The interview below highlights the real life experience of Crystal S., a “serial entrepreneur,” and Marquette University alum, who co-founded two small business ventures by the time she turned 22. As a Los Angeles director’s assistant, nationally published photographer, CEO of a production company and world traveler, Crystal understands the importance of maintaining an effective budget in both her personal and professional life. Her story is part of a series that focuses on real people who learn to show themselves (and their businesses) some financial loving care.
Having a budget is essential to what I do! And trust me it takes time to learn this. My life and business focus on creativity, so the science of managing finances didn’t come naturally to me; it was more of a necessity.
I need money to live on, but my personal budget is very minimal as I try to grow my business. I do simple things to get by on a limited budget. I don’t live in an apartment I can’t afford. I don’t spend extra money on cable that I don’t watch. To sum it up, I don’t spend money I don’t have. I’ll splurge later in life (at least, that’s the goal!).
Budgeting for a business is a learning experience when you begin. You have to discover what works and what doesn’t, and sometimes you learn the hard way. My business budget is crucial in order to continue to grow and sustain the longevity of my money as I move forward in my career. I’m always aware of exactly where each dime is spent. When starting a business, you have to sacrifice a lot because you’re running in survival mode. Extra money made isn’t spending money for leisure; it’s money to reinvest in yourself and grow your business even more.
To create a business budget, you need to know which components of your business will cost money. Ask yourself: Do you have a monthly website fee? Employees you need to pay? Office space? Business cards? Count all the little things, because they add up fast! Avoid excess costs and don’t spend money on things that won’t return the investments.
If I didn’t have a budget, I would be a lot more careless with my spending and probably overspend on little purchases. It’s easy to calculate big purchases, but the little things will cost you. Making a habit of spending on a budget will help in the long run. Simply being aware of your budget helps you make conscious decisions each and every time you make a purchase.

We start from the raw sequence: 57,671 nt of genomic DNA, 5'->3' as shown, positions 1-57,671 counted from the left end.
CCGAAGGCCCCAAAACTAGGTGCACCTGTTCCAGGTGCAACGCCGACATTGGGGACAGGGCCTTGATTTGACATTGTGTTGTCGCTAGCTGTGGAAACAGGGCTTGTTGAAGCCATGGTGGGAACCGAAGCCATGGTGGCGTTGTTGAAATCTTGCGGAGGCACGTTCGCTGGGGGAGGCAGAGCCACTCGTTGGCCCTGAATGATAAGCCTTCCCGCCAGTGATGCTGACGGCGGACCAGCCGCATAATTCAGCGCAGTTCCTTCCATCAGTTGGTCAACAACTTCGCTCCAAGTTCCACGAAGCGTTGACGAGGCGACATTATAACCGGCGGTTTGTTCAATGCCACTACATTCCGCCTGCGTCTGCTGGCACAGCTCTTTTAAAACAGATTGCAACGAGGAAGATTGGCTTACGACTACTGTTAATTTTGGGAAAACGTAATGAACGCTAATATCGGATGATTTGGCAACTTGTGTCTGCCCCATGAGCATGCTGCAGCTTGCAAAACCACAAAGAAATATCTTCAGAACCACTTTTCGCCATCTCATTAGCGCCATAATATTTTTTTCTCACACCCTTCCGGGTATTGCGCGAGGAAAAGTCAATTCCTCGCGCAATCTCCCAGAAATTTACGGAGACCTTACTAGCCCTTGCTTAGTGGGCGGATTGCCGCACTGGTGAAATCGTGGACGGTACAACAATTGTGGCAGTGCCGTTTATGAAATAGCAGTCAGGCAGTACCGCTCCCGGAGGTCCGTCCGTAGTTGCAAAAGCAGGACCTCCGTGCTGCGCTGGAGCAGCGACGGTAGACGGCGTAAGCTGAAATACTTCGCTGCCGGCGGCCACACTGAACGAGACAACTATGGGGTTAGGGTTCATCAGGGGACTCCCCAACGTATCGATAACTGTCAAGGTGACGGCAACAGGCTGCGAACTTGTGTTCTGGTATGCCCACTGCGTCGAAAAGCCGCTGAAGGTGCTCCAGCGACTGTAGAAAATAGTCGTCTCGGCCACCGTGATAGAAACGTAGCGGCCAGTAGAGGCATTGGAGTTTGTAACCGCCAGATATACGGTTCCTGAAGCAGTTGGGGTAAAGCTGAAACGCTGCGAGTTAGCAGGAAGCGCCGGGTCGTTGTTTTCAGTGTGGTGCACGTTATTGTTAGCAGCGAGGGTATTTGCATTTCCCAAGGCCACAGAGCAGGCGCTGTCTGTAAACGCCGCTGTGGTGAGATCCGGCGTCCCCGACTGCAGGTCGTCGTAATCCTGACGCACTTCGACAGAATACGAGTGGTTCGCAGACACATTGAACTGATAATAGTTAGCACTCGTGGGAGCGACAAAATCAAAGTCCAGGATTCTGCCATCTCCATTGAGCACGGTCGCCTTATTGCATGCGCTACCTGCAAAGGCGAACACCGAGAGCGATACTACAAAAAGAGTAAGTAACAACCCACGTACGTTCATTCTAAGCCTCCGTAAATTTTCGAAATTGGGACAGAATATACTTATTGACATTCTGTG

You begin by using the free resources you have all around you. There are an abundance of tools through social media and the internet to get started. I self-educated online about the industry I wanted to start a business in. If you put energy into your free resources, it will turn into leads with enough time, effort and persistence.
I also shared my business ideas with prominent people in the industry. Business is very much about relationships, so I discussed mine with people in my network. I found organizations and networking groups that I could become a part of, as well as other young start-ups I felt I could collaborate and grow with. I set up a lot of meetings with people in my community that I could gain leverage with. These relationships cost any more than a cup of coffee at a local shop and an hour of my time. When I was in college, I sent 100 emails to photographers I wanted to meet, and only five or six actually got back to me. But those people inspired me and taught me about the real business even before I launched my own.
You might feel vulnerable to others’ opinions, but taking these steps to share your business endeavors to your network and beyond is essential. You have to sell your vision and dream to others, especially potential investors and clients.
If you have the right mindset, true entrepreneurial spirit, a fearless drive and resources to self-educate, you’ll find a way to make it happen on any budget. Go out and just do it.
I’ve made budget mistakes and created some debt, but I’ve made far greater strides in my career by investing in myself and building my knowledge into a lifelong asset. Having minimal debt was a necessary business decision. Being in debt isn’t always a bad thing, as a long as you have a plan to get out of it. Sometimes you have to spend money to make money.
Don’t completely deprive yourself, either. I celebrate the little successes along the way and make it a habit to reward myself when good things happen. If you feel like you deserve it, you’ll feel better about the money spent.
I can work from anywhere, so if I’m working at a coffee shop or restaurant, I’ll spend money on food or drinks I could do without. It’s also difficult for me to turn down travel, but sometimes it’s necessary. Other than that, I’m a terrible consumer; I hate spending money! My mom once said, “If you’re not making money, you’re most likely spending money.” I tend to focus on the former.
Tell us about your financial mishaps and how you ultimately accomplished your goals. Or, share how you’re giving yourself some financial loving care. Whatever your story is, send us a message and you could be featured.